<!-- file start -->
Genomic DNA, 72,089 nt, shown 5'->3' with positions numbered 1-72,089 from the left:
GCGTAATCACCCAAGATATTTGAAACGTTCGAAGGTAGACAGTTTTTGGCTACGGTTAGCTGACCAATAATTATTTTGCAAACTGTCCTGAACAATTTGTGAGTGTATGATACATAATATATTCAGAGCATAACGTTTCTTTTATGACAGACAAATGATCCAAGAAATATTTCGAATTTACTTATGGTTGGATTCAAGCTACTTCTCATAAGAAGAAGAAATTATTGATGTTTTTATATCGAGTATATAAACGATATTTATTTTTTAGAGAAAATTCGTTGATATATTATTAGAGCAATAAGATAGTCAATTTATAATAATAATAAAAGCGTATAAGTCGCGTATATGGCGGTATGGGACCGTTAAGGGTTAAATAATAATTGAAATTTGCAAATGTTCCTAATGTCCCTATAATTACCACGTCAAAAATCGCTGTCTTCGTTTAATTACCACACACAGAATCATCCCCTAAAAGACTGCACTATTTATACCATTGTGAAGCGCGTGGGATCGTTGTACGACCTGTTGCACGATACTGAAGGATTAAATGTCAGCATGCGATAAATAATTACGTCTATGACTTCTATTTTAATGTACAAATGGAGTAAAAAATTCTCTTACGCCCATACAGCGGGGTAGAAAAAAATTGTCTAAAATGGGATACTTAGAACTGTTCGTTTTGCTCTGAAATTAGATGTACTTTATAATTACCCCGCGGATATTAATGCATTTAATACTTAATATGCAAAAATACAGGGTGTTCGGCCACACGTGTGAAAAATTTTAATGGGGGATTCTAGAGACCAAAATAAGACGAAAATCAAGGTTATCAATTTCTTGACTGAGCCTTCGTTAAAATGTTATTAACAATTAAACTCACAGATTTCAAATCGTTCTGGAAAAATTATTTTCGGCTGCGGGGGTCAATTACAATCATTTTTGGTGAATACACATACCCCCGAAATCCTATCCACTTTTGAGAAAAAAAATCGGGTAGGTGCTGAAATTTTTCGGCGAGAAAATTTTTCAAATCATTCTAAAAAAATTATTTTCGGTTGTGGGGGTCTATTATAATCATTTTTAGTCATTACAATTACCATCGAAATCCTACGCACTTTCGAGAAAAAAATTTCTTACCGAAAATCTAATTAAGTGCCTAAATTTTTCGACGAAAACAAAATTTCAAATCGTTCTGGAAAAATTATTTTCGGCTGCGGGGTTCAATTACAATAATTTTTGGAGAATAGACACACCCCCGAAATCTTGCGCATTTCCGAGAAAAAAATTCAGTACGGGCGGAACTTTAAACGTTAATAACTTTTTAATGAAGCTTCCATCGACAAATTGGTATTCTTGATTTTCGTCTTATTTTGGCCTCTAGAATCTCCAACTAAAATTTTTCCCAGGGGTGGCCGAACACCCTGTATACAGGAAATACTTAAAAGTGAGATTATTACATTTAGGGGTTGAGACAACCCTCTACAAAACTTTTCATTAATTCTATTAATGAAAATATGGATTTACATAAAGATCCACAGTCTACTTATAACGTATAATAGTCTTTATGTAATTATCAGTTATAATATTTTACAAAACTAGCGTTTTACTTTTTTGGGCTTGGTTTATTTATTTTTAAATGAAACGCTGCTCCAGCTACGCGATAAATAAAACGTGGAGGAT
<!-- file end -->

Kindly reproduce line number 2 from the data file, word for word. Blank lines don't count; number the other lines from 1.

GCGTAATCACCCAAGATATTTGAAACGTTCGAAGGTAGACAGTTTTTGGCTACGGTTAGCTGACCAATAATTATTTTGCAAACTGTCCTGAACAATTTGTGAGTGTATGATACATAATATATTCAGAGCATAACGTTTCTTTTATGACAGACAAATGATCCAAGAAATATTTCGAATTTACTTATGGTTGGATTCAAGCTACTTCTCATAAGAAGAAGAAATTATTGATGTTTTTATATCGAGTATATAAACGATATTTATTTTTTAGAGAAAATTCGTTGATATATTATTAGAGCAATAAGATAGTCAATTTATAATAATAATAAAAGCGTATAAGTCGCGTATATGGCGGTATGGGACCGTTAAGGGTTAAATAATAATTGAAATTTGCAAATGTTCCTAATGTCCCTATAATTACCACGTCAAAAATCGCTGTCTTCGTTTAATTACCACACACAGAATCATCCCCTAAAAGACTGCACTATTTATACCATTGTGAAGCGCGTGGGATCGTTGTACGACCTGTTGCACGATACTGAAGGATTAAATGTCAGCATGCGATAAATAATTACGTCTATGACTTCTATTTTAATGTACAAATGGAGTAAAAAATTCTCTTACGCCCATACAGCGGGGTAGAAAAAAATTGTCTAAAATGGGATACTTAGAACTGTTCGTTTTGCTCTGAAATTAGATGTACTTTATAATTACCCCGCGGATATTAATGCATTTAATACTTAATATGCAAAAATACAGGGTGTTCGGCCACACGTGTGAAAAATTTTAATGGGGGATTCTAGAGACCAAAATAAGACGAAAATCAAGGTTATCAATTTCTTGACTGAGCCTTCGTTAAAATGTTATTAACAATTAAACTCACAGATTTCAAATCGTTCTGGAAAAATTATTTTCGGCTGCGGGGGTCAATTACAATCATTTTTGGTGAATACACATACCCCCGAAATCCTATCCACTTTTGAGAAAAAAAATCGGGTAGGTGCTGAAATTTTTCGGCGAGAAAATTTTTCAAATCATTCTAAAAAAATTATTTTCGGTTGTGGGGGTCTATTATAATCATTTTTAGTCATTACAATTACCATCGAAATCCTACGCACTTTCGAGAAAAAAATTTCTTACCGAAAATCTAATTAAGTGCCTAAATTTTTCGACGAAAACAAAATTTCAAATCGTTCTGGAAAAATTATTTTCGGCTGCGGGGTTCAATTACAATAATTTTTGGAGAATAGACACACCCCCGAAATCTTGCGCATTTCCGAGAAAAAAATTCAGTACGGGCGGAACTTTAAACGTTAATAACTTTTTAATGAAGCTTCCATCGACAAATTGGTATTCTTGATTTTCGTCTTATTTTGGCCTCTAGAATCTCCAACTAAAATTTTTCCCAGGGGTGGCCGAACACCCTGTATACAGGAAATACTTAAAAGTGAGATTATTACATTTAGGGGTTGAGACAACCCTCTACAAAACTTTTCATTAATTCTATTAATGAAAATATGGATTTACATAAAGATCCACAGTCTACTTATAACGTATAATAGTCTTTATGTAATTATCAGTTATAATATTTTACAAAACTAGCGTTTTACTTTTTTGGGCTTGGTTTATTTATTTTTAAATGAAACGCTGCTCCAGCTACGCGATAAATAAAACGTGGAGGAT